Problems with recording my voice - real crappy audio quality

TDK wrote on 1/18/2020, 5:59 AM

I am trying to record my voic Bolde into my W10 laptop running Vegas Pro 17 using an external active Rode microphone. The sound is as bad as it gets. Huge background noise and like I was recording sitting upside down in a barrel. Using the same mic to record onto my video camera gives me a sound to die for.

I have now pinpointed the problem to be the following. Vegas is not using my Rode but the laptops built in microphone instead. And the screen is folded down so that's probably why the voice sounds so horrible.

However, there is no other option under Record Input other than Microsoft Sound Mapper. Under Help or the web or on YT tutorials there is also no info on a problem like this. Or I cant find it. I try to play around with Audio Buses but there is a new option under Record Input but I find no explanation what these options do. Engaging half of them results in an error message and recording is not possible.

So I go to my Windows 10 to look for possible solutions. Somehow I would need to rout the Rode to Vegas. However, I cant find any such solution. W10 is a nightmare for me. I can turn the microphone on or off but its the internal microphone and since my Rode is not identified by the laptop.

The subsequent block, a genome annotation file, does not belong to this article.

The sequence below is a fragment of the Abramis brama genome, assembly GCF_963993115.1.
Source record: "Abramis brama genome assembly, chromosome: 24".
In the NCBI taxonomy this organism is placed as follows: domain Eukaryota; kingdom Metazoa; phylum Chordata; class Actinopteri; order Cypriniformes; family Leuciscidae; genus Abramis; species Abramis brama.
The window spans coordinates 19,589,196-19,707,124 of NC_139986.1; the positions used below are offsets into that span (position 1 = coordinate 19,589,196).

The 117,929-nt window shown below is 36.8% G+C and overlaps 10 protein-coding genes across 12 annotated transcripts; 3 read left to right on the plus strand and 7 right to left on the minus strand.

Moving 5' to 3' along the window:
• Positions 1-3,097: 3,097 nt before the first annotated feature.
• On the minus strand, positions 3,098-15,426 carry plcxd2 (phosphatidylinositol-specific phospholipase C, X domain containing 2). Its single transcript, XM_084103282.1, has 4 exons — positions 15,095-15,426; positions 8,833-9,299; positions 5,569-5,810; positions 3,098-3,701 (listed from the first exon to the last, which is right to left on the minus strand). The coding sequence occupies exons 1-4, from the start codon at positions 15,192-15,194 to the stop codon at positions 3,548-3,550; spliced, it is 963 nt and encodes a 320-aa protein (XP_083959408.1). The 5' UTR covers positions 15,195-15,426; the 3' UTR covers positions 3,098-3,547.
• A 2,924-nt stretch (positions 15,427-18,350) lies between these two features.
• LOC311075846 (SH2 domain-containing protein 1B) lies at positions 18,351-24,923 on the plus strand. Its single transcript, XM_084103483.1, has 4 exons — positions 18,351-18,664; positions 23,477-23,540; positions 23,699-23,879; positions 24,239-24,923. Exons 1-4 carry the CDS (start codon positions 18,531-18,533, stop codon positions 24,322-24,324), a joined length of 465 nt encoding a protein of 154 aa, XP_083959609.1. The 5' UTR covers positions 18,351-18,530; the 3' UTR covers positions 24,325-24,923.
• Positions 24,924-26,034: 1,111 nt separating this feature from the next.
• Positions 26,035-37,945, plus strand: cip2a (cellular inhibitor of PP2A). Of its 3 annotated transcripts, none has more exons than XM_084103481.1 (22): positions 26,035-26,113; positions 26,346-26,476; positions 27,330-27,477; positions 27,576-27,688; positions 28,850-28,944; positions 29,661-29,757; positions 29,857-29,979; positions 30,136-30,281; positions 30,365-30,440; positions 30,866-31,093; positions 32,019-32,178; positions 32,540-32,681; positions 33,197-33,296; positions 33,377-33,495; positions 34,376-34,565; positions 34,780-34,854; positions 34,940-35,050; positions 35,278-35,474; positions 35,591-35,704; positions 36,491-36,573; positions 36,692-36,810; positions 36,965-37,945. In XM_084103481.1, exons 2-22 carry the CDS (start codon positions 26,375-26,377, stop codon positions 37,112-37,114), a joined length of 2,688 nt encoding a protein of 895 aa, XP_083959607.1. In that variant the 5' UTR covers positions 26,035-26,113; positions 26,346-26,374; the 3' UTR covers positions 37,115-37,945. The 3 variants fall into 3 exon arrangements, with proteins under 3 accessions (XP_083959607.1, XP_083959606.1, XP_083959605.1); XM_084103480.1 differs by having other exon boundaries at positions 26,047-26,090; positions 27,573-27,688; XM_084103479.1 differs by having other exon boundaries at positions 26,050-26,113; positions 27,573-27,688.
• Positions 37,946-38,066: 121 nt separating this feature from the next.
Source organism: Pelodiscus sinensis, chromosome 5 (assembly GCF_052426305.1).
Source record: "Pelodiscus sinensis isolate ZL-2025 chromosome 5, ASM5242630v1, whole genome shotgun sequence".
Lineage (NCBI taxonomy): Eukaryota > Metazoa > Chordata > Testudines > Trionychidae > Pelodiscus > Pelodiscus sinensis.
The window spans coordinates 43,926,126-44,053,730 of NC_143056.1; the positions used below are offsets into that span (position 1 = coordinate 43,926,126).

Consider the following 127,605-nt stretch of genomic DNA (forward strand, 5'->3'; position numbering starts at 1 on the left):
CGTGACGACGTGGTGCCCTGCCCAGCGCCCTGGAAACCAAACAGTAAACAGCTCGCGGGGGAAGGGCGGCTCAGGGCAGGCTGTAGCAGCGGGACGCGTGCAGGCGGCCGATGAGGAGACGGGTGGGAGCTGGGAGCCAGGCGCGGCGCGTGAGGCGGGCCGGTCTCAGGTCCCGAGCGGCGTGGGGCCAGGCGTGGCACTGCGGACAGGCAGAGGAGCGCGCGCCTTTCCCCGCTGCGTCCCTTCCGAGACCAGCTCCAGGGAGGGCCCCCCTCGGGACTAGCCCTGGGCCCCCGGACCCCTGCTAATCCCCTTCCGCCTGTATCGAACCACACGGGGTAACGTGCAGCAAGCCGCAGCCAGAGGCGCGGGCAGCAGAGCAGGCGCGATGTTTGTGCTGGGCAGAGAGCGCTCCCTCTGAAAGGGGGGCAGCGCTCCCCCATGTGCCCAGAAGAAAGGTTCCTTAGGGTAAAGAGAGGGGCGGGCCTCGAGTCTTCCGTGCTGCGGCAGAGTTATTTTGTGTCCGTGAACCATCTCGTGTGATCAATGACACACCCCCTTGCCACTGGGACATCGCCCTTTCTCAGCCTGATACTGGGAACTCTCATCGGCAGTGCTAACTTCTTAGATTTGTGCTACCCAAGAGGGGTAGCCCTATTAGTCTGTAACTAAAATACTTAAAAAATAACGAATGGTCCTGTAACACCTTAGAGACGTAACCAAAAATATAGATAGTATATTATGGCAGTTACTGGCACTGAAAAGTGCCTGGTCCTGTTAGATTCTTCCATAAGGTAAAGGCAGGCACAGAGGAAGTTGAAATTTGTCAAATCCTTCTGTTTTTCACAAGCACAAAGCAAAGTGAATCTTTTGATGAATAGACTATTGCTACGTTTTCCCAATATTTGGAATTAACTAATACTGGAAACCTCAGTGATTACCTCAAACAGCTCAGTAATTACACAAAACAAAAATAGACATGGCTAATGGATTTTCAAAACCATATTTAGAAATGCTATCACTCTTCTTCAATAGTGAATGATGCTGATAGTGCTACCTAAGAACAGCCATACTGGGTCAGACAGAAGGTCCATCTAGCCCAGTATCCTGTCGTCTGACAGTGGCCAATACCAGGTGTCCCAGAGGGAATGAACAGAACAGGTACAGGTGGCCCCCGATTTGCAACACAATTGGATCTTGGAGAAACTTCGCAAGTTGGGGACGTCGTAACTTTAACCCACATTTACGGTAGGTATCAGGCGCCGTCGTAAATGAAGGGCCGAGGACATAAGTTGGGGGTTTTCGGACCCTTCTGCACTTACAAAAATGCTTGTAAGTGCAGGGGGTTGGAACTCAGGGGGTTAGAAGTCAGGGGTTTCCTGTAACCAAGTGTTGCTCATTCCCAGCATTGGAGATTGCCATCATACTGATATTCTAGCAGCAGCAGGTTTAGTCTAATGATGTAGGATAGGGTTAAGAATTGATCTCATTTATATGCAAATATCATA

Any thoughts?

Comments

Dexcon wrote on 1/18/2020, 6:18 AM

Audio settings become harder and harder to find in W10 as time goes on. Search 'Control Panel' and then select 'Hardware and Sound' and then 'Sound/Manage Audio Devices'. Select tab 'Recording' where you can select you input device such as your Rode mike - click it as the default

TDK wrote on 1/20/2020, 2:12 AM

Thanks, that was easy to find with your directions. However, my Rode is not on the list. There is only the Realtek built in mic that is now possible to disable and then a Realtek Stereo Mix option that I dont know what is. But my Rode is not on the list. Even if I hooked it up to the computer so that it gave a sound that it clearly identified new HW.

TDK wrote on 1/20/2020, 3:08 AM

When I bought this new Razor Laptop I din't realize it was missing a microphone in. So I went out and bought an USB-C adapter. At the moment I have it connected to a external USB-C Hub but even if I connect the mic directly to the PC it does not show up in the Recording device. Don't know if this could have something to do with it. In both cases the PC gives a sound when the USB-C mic input is connected.